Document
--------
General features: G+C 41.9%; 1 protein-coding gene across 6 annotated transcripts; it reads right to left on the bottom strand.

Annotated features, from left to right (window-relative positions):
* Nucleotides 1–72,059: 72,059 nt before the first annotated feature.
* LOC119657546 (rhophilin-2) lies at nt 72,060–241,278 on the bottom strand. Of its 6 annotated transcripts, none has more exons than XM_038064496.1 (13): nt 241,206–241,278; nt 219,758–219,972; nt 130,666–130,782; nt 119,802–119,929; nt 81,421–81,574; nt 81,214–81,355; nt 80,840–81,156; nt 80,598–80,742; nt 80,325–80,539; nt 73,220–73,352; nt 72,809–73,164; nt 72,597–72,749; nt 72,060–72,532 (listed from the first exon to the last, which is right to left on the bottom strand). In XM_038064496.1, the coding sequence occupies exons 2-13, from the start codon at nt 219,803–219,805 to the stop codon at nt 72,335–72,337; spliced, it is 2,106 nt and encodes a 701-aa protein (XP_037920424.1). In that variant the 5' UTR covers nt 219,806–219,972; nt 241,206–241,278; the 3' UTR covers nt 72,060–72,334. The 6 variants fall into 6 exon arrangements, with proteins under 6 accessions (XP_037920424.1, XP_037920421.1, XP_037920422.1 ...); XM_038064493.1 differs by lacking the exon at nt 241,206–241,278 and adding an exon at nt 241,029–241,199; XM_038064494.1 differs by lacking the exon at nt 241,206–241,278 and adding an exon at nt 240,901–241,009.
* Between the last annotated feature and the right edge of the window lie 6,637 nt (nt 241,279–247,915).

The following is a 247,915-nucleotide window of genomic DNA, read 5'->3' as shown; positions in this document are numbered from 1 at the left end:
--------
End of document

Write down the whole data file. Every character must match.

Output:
General features: G+C 41.9%; 1 protein-coding gene across 6 annotated transcripts; it reads right to left on the bottom strand.

Annotated features, from left to right (window-relative positions):
* Nucleotides 1–72,059: 72,059 nt before the first annotated feature.
* LOC119657546 (rhophilin-2) lies at nt 72,060–241,278 on the bottom strand. Of its 6 annotated transcripts, none has more exons than XM_038064496.1 (13): nt 241,206–241,278; nt 219,758–219,972; nt 130,666–130,782; nt 119,802–119,929; nt 81,421–81,574; nt 81,214–81,355; nt 80,840–81,156; nt 80,598–80,742; nt 80,325–80,539; nt 73,220–73,352; nt 72,809–73,164; nt 72,597–72,749; nt 72,060–72,532 (listed from the first exon to the last, which is right to left on the bottom strand). In XM_038064496.1, the coding sequence occupies exons 2-13, from the start codon at nt 219,803–219,805 to the stop codon at nt 72,335–72,337; spliced, it is 2,106 nt and encodes a 701-aa protein (XP_037920424.1). In that variant the 5' UTR covers nt 219,806–219,972; nt 241,206–241,278; the 3' UTR covers nt 72,060–72,334. The 6 variants fall into 6 exon arrangements, with proteins under 6 accessions (XP_037920424.1, XP_037920421.1, XP_037920422.1 ...); XM_038064493.1 differs by lacking the exon at nt 241,206–241,278 and adding an exon at nt 241,029–241,199; XM_038064494.1 differs by lacking the exon at nt 241,206–241,278 and adding an exon at nt 240,901–241,009.
* Between the last annotated feature and the right edge of the window lie 6,637 nt (nt 241,279–247,915).

The following is a 247,915-nucleotide window of genomic DNA, read 5'->3' as shown; positions in this document are numbered from 1 at the left end: